Silence. This is what many people would hear if they walked into just one of the many music halls in a school whom has cut their music program. Many schools across the nation are suffering from severe budget cuts, and sadly music is far too often the first on the list to go. Music in the American public school system is often a way for students to express themselves and develop a sense of pride and devotion by being a musician. Yet, music education has been proven to improve young students’ cognitive capabilities, music programs are still being cut from the curriculum in schools across the nation. Funding, nation testing standards, availability, and participation are major factors whether a program may or may not stay in American classrooms, which demonstrates America’s destructive need for results from students to be tangible at the expense of the enjoyment of students.
Throughout history, music has evolved and branched off into many different categories, each of which have distinct styles and orchestrations; there is classical music that is centuries old and today there is modern contemporary music that is often synthesized or played with electronic instruments. There are also many ways that the two styles can cross over each other; this is seen in popular music and a lot of video game music. Though many people cannot see any similarities between modern and classical music, modern music is really an evolution of classical music; the roots of modern music go back to classical era.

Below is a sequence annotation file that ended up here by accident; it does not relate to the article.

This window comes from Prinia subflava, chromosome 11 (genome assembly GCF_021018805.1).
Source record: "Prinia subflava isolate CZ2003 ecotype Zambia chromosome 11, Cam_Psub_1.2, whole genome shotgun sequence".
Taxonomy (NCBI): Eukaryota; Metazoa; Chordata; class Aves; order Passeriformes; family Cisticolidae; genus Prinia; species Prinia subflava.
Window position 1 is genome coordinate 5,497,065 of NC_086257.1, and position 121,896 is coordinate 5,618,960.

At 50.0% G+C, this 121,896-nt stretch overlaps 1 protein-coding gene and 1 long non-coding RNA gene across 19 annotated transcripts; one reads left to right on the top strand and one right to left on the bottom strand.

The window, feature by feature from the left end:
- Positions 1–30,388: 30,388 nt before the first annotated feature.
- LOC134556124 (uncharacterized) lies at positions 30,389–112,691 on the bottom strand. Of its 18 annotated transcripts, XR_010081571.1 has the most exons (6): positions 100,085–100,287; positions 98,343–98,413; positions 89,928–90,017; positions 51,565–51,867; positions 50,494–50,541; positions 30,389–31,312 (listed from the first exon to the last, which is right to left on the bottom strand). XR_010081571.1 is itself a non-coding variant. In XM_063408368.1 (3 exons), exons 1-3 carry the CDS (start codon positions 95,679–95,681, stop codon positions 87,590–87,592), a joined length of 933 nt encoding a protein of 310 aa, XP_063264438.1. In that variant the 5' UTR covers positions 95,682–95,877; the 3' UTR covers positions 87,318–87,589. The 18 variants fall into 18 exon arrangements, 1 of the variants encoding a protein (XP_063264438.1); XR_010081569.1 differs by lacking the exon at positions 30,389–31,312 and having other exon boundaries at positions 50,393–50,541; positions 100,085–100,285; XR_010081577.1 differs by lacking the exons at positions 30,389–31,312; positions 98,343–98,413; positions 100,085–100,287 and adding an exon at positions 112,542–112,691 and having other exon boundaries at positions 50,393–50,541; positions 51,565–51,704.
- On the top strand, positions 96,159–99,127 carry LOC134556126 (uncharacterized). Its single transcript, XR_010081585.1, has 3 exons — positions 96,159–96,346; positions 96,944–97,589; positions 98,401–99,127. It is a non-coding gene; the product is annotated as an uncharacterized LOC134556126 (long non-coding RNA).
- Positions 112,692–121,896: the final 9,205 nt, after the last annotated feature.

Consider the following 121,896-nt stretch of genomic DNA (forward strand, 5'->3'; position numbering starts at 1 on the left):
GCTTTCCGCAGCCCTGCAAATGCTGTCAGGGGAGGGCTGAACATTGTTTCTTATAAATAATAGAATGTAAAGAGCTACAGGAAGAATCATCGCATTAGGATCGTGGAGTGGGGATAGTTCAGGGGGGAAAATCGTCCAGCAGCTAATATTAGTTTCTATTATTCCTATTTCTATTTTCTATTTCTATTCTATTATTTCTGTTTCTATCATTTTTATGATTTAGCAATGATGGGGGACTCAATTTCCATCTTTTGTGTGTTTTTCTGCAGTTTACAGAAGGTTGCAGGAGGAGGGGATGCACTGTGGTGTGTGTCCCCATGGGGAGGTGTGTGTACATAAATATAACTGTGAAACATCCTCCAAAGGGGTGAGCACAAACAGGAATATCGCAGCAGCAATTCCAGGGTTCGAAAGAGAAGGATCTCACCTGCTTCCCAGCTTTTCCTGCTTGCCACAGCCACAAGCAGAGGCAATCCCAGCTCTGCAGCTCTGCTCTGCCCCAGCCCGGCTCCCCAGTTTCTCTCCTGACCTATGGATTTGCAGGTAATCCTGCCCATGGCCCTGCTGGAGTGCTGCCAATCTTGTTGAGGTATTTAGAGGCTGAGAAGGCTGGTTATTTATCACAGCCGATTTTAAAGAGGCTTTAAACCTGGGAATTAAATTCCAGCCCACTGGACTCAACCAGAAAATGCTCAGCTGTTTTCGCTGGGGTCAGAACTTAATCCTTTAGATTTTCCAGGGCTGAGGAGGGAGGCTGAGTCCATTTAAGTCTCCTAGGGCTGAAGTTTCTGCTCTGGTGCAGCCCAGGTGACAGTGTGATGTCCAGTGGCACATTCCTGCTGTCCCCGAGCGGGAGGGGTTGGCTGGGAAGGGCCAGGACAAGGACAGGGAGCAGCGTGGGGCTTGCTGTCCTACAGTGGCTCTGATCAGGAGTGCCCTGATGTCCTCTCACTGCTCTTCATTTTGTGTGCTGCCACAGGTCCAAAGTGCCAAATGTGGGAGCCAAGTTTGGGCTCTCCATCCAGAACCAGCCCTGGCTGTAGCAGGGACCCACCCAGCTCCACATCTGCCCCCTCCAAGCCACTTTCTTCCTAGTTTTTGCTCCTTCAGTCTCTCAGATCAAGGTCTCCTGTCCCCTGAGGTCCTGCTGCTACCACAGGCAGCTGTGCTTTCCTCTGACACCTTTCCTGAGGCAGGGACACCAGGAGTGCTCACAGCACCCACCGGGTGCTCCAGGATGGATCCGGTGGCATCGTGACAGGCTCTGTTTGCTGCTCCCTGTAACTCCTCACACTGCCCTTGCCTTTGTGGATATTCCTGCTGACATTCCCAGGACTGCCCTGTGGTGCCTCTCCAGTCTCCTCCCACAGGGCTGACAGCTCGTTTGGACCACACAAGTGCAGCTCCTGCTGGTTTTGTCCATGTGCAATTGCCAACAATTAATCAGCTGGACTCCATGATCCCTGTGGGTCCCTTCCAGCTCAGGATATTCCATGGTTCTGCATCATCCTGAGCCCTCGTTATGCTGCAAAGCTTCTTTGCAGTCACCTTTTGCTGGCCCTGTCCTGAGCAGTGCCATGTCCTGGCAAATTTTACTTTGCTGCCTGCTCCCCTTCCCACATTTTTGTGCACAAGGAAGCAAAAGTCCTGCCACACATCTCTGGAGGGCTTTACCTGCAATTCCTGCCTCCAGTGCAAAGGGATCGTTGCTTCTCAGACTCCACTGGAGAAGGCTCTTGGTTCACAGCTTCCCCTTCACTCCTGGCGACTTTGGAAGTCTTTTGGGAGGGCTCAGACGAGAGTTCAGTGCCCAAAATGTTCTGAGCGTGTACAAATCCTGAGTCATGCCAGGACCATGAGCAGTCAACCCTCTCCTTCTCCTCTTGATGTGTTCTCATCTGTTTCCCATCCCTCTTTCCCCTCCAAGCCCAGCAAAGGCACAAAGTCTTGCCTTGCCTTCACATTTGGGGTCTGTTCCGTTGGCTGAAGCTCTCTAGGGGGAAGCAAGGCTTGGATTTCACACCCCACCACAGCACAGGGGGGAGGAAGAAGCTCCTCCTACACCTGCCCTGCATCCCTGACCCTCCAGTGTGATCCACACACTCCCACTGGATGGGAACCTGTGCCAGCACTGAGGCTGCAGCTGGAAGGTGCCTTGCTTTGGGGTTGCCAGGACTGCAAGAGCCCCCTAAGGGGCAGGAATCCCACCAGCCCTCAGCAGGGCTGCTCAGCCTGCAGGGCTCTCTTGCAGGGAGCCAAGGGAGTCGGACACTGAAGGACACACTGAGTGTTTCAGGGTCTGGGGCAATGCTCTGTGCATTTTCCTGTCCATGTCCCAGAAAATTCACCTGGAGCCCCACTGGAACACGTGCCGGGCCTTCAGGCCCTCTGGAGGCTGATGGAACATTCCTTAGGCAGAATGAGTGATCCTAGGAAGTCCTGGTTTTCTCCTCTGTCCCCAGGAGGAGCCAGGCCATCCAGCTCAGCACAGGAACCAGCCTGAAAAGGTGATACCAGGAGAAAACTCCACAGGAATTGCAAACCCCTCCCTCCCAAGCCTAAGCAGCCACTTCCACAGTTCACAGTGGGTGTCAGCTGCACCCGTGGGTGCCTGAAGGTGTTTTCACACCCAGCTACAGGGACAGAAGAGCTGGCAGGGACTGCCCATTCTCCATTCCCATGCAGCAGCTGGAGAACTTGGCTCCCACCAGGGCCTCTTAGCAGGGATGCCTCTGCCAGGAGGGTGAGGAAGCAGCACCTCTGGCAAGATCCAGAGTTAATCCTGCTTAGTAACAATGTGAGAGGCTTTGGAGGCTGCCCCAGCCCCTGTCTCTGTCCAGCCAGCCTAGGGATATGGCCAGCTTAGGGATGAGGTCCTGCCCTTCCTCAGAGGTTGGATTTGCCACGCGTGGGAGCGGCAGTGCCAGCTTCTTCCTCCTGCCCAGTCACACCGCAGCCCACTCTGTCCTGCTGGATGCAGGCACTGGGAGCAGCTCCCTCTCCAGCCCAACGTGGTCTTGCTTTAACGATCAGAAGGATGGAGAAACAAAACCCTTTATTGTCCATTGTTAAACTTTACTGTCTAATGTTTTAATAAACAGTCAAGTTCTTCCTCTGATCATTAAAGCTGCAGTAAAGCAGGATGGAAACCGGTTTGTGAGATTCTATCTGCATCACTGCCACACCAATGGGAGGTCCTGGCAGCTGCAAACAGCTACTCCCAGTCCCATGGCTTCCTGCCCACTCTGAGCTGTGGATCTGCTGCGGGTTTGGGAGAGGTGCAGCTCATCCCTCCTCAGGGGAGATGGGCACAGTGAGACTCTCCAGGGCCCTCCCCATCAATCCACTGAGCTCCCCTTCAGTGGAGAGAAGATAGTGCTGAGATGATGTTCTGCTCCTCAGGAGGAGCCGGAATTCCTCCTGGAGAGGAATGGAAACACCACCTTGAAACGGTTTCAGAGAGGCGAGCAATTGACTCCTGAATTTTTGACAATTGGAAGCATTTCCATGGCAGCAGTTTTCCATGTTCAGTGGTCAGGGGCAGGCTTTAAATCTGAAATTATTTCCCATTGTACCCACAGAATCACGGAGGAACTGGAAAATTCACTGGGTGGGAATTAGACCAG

“I get that music programs are under intense pressure, that all across America they are sitting hunched over with one nervous eye on a hooded figure stalking the halls with a big budgetary ax”, states Peter Greene. It has become common today to dismiss music’s contribution to the field of education. In the article “Stop Defending Music Education”, written by Peter Greene, the issue if obvious. What the issue is whether or not public schools should teach music and art, since so many students are below proficient levels in “more basic” subjects like reading and math.